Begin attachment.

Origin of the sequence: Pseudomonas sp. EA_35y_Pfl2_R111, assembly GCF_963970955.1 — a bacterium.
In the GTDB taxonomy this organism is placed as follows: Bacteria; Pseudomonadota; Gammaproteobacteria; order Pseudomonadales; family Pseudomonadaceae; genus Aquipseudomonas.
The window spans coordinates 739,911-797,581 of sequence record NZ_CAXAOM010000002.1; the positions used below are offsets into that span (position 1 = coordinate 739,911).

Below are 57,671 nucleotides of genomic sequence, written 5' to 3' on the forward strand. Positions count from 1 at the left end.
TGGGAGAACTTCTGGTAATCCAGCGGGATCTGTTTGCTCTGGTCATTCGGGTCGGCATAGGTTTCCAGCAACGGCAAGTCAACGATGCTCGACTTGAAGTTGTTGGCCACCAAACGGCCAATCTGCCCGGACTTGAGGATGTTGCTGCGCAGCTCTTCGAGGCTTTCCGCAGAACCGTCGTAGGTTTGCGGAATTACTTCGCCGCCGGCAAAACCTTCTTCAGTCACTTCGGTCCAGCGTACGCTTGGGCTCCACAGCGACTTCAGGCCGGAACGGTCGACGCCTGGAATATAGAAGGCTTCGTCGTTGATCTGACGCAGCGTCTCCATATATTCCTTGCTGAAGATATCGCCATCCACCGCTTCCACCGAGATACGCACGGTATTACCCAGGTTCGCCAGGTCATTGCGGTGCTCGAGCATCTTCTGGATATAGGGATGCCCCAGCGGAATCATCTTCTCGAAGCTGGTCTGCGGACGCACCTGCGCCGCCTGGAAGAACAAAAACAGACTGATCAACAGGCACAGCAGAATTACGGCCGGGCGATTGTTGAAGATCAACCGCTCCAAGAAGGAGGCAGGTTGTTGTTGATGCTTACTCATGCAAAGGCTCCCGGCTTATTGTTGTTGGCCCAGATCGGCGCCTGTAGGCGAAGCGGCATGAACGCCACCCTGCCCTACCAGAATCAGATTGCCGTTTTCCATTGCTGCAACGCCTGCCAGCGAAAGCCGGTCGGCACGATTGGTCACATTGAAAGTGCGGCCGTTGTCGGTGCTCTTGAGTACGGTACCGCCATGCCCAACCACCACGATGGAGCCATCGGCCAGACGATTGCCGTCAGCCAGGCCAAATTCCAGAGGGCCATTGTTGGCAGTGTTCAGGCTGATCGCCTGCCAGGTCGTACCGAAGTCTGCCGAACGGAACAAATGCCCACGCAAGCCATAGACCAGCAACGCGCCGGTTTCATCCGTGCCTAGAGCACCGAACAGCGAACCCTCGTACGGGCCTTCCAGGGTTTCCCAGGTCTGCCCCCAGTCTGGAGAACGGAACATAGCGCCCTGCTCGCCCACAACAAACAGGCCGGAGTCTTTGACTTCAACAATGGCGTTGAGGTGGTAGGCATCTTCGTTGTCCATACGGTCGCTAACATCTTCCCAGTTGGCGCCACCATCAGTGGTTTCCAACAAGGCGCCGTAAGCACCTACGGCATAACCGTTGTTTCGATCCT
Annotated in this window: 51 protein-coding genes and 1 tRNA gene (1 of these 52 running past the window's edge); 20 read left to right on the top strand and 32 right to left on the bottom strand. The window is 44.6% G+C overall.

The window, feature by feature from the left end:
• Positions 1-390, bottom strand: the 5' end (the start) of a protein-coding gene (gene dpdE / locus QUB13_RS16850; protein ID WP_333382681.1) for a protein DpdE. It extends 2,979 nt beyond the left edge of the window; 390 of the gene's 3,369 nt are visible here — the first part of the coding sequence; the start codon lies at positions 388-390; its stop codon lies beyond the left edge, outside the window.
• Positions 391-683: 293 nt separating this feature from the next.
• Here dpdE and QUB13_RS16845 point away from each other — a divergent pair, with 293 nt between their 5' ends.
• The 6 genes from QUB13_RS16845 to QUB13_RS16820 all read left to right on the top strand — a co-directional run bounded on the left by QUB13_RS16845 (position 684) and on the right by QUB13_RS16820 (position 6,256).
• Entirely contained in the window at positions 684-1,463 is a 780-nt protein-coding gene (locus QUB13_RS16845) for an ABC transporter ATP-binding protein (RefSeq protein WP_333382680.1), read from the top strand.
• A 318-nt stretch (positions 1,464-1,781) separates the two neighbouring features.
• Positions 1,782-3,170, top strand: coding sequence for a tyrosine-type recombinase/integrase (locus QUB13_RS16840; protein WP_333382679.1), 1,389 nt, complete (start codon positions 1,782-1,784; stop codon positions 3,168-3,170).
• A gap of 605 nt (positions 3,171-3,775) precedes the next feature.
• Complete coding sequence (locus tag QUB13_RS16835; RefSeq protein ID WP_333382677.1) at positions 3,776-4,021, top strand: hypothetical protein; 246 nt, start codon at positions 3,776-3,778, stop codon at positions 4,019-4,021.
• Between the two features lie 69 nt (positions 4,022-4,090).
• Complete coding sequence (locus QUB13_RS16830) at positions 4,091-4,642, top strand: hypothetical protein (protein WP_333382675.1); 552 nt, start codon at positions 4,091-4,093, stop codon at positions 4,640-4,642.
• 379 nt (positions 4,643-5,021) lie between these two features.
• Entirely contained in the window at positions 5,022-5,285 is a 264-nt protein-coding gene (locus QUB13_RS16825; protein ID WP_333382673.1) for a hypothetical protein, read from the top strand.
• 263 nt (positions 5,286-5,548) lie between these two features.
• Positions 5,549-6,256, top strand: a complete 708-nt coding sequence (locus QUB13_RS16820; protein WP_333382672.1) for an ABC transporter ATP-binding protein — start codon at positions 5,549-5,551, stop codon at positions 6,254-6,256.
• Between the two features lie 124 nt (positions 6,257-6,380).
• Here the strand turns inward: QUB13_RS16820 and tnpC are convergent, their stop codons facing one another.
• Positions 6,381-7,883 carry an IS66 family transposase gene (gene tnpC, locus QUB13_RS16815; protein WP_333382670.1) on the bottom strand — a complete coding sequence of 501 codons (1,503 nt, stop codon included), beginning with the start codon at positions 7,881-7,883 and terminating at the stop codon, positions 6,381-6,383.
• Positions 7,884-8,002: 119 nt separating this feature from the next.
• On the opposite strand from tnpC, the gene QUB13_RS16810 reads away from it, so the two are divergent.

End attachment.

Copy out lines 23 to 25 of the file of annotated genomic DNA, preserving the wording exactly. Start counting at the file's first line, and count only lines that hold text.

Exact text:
• Between the two features lie 124 nt (positions 6,257-6,380).
• Here the strand turns inward: QUB13_RS16820 and tnpC are convergent, their stop codons facing one another.
• Positions 6,381-7,883 carry an IS66 family transposase gene (gene tnpC, locus QUB13_RS16815; protein WP_333382670.1) on the bottom strand — a complete coding sequence of 501 codons (1,503 nt, stop codon included), beginning with the start codon at positions 7,881-7,883 and terminating at the stop codon, positions 6,381-6,383.